Riccardo Muti puts his distinctive touch on the CSO’s core German rep
BY ANDREW PATNER June 14, 2013 3:06PM
6/13/13 9:06:28 PM Chicago Symphony Orchestra Riccardo Muti Music Director Rudolf Buchbinder, Piano Beethoven's Piano Concerto No. 4 © Todd Rosenberg Photography 2013
♦ 8 p.m. Saturday and 7:30 p.m. Tuesday (Mozart’s “Jupiter” Symphony subs for Bruckner’s Symphony No. 1)
♦ Symphony Center, 220 S. Michigan
♦ Tickets, $10-$145
♦ (312) 294-3000, cso.org
Updated: July 16, 2013 6:28AM
For the second of his three busy June weeks with the Chicago Symphony Orchestra, Riccardo Muti is focusing on repertoire more associated with the CSO than with him. That he gives most of the current program his own touch makes for an excellent combination of the strengths of the music director and the CSO.
Former CSO music director Daniel Barenboim lives and breathes Wagner in a way that Muti does with his countryman Verdi. Muti’s attention to the latter’s 200th birthday year has been intense on both sides of the Atlantic and includes the Four Sacred Pieces with the CSO Chorus next week to close the CSO season. His commemoration of the same anniversary for the titan of Germanic opera has been more grudging. But the compilation of the two great “Ring” cycle “Gotterdammerung” excerpts — Siegfried’s Rhine Journey and Funeral March — presented Thursday night at Symphony Center showed Muti committed to this lavish and gripping music, if playing it more smoothly and elegantly than some. This great Wagner orchestra excels in this material, and Daniel Gingrich and his horns and the four Wagner tubas, six (!) harps, bass trumpet and augmented sections alone were worth the price of a ticket.
Barenboim and Muti also share long associations with Anton Bruckner, who idolized Wagner, and yet was his own special creation as well. Barenboim’s way with composer’s usually involves intense programming cycles; he recorded the 10 Bruckner symphonies with the CSO in the 1970s, well before he established his long formal association with the orchestra.
Muti will make a large Schubert survey next season, however, his Bruckner cycle, which he says he would like to present in its entirety here, has been coming one work at a time. This time, it is the rarely played First Symphony, in C Minor, in the original unrevised 1866 “Linz” version, which Muti himself helped to popularize in the ’70s and early ’80s.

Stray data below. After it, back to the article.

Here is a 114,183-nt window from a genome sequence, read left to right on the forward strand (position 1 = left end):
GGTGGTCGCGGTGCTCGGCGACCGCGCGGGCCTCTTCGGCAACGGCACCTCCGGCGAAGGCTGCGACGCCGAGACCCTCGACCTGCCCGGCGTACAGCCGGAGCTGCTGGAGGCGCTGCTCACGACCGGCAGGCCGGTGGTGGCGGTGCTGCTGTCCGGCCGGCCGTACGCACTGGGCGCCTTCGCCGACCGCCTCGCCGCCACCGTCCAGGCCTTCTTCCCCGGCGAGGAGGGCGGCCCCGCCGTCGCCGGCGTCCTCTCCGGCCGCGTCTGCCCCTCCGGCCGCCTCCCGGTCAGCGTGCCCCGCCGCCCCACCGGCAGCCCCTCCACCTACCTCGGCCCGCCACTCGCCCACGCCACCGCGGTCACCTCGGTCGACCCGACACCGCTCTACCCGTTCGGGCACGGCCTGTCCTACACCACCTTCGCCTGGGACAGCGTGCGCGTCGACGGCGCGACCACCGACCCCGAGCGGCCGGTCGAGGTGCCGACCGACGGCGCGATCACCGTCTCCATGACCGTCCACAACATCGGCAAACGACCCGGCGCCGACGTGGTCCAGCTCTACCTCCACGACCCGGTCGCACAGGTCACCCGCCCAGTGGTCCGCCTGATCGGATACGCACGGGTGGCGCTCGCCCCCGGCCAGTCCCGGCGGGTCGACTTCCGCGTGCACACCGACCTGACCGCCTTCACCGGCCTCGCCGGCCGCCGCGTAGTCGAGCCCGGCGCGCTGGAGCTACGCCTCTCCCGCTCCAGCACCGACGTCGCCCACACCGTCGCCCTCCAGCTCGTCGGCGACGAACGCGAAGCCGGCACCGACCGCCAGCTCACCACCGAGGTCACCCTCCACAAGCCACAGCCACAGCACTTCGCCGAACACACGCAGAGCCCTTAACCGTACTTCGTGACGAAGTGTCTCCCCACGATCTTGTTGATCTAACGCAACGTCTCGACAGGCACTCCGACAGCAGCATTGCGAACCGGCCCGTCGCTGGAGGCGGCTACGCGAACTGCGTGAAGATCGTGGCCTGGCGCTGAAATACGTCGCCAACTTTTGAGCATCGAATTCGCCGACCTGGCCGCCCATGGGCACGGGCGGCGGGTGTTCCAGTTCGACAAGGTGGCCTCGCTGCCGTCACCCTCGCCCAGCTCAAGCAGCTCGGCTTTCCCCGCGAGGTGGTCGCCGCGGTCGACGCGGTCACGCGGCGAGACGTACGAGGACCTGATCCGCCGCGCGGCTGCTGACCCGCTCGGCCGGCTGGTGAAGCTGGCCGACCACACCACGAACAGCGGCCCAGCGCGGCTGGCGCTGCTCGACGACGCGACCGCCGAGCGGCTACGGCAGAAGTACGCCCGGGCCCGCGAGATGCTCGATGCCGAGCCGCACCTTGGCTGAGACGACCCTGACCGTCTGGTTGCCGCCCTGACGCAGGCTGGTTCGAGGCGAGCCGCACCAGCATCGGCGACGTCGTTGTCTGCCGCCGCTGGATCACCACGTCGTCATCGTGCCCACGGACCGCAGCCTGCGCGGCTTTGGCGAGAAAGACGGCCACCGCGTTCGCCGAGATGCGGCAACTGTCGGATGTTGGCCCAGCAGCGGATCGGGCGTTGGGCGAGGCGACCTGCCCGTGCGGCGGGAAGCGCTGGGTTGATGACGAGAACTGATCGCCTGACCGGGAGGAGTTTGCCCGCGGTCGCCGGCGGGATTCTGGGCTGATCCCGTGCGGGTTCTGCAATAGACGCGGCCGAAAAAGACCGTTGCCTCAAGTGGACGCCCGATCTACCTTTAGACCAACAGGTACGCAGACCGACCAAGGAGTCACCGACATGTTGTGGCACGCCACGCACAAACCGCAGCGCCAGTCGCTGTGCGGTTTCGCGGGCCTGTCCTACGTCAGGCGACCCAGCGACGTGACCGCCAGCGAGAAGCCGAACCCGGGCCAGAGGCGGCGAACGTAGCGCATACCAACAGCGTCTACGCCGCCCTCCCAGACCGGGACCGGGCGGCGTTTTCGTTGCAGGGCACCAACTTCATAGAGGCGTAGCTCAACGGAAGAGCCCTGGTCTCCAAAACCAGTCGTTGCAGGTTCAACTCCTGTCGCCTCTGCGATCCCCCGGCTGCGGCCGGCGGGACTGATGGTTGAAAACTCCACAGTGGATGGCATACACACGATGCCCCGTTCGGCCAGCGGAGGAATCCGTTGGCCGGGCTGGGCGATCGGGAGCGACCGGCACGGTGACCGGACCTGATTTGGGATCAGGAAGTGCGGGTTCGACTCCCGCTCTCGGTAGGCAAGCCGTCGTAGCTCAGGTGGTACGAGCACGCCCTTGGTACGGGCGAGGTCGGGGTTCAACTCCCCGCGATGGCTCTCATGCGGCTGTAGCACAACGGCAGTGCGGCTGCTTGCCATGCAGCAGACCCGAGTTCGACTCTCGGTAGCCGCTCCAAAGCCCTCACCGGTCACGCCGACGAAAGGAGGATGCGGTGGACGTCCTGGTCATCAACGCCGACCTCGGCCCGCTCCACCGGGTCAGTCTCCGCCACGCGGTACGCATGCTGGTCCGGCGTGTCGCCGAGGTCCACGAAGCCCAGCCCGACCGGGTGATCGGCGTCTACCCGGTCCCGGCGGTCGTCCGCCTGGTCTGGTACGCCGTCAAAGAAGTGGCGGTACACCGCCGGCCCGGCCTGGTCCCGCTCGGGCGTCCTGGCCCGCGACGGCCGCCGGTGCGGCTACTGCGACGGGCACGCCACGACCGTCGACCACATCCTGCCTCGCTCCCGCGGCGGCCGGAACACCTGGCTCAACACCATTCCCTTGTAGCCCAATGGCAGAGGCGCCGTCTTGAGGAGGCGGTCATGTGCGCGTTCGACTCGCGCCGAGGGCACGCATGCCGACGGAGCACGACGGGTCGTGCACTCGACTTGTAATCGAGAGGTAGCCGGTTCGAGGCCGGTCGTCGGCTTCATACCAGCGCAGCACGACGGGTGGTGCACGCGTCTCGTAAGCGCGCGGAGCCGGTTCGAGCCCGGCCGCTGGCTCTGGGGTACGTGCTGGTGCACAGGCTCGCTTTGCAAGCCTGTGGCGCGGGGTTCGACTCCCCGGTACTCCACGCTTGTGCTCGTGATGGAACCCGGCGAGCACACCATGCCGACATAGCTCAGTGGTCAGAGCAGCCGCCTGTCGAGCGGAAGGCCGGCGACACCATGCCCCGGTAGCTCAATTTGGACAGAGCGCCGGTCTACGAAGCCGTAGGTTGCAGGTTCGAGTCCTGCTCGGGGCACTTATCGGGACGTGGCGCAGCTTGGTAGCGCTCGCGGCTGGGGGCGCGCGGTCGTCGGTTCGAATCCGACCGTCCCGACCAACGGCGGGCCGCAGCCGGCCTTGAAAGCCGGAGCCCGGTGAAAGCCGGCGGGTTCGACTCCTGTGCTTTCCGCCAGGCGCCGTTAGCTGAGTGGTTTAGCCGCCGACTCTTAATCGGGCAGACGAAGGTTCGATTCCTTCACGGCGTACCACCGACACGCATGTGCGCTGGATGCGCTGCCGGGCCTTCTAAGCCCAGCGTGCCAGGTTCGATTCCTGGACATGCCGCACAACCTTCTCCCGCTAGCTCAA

Even geniuses are affected by when and how they encounter things. One part of understanding the oddity and originality of Bruckner is to recall that in 1863, he first heard Wagner’s “Tannhauser” live, three years before he heard Beethoven’s Ninth Symphony performed. His First Symphony was the work that arose between these two life- and art-changing experiences for the composer. In a way, it shows us the 41-year-old Bruckner finding his voice. “Poor Bruckner,” more than one player has said after performing this work.
Muti makes the piece much more than that, shaping every aspect into a whole, bringing out the eerie beauty of its slow movement and showing to full effect the invention of the Bruckner scherzo. That the CSO also happens to be one of the great Bruckner orchestras just makes one wish the timeline for a complete project would accelerate. Northwestern prof John Thorne sat in as first-chair flute and Roma Duncan of the locked-out Minnesota Orchestra as piccolo. They contributed to beautiful wind playing throughout. (Mozart’s “Jupiter” Symphony, No. 41, replaces the Bruckner work on the Tuesday concert.)
When his longtime companion gave birth to twins earlier than expected, pianist Leif Ove Andsnes informed CSO management that his first obligation was to her and their children and reluctantly withdrew from his long-awaited collaboration with Muti on the Beethoven Fourth Concerto. (The babies, a boy and a girl, are doing well in Bergen.) A shame, as these two serious artists of different generations see music very similarly and respond well to each other, as their first concerts together, with the New York Philharmonic five years ago, demonstrated.
Austrian pianist Rudolf Buchbinder, 66, graciously agreed to come to Chicago on short notice and without a program change. Although he played three times with the CSO at Ravinia in 1973 and 1977, Thursday marked his downtown and subscription concerts debut. Comparisons of substitutes to announced performers are rarely fair and expectations can’t help playing a role in evaluation. Buchbinder is not a pianist of great rhetorical skills or depth, but he is clear and clean, tasteful and straightforward, and demonstrably respectful of his colleagues on stage. More than any of the other concertos, the 1806 G Major, asks for a strong interpretive engagement for the soloist. Buchbinder’s opening was a whisper and his rhythms were inconsistent but his was an unenviable position to be in. The orchestra and Muti gave him great cooperation, and he appeared moved by the audience ovation.
Andrew Patner is critic at large for WFMT-FM (98.7).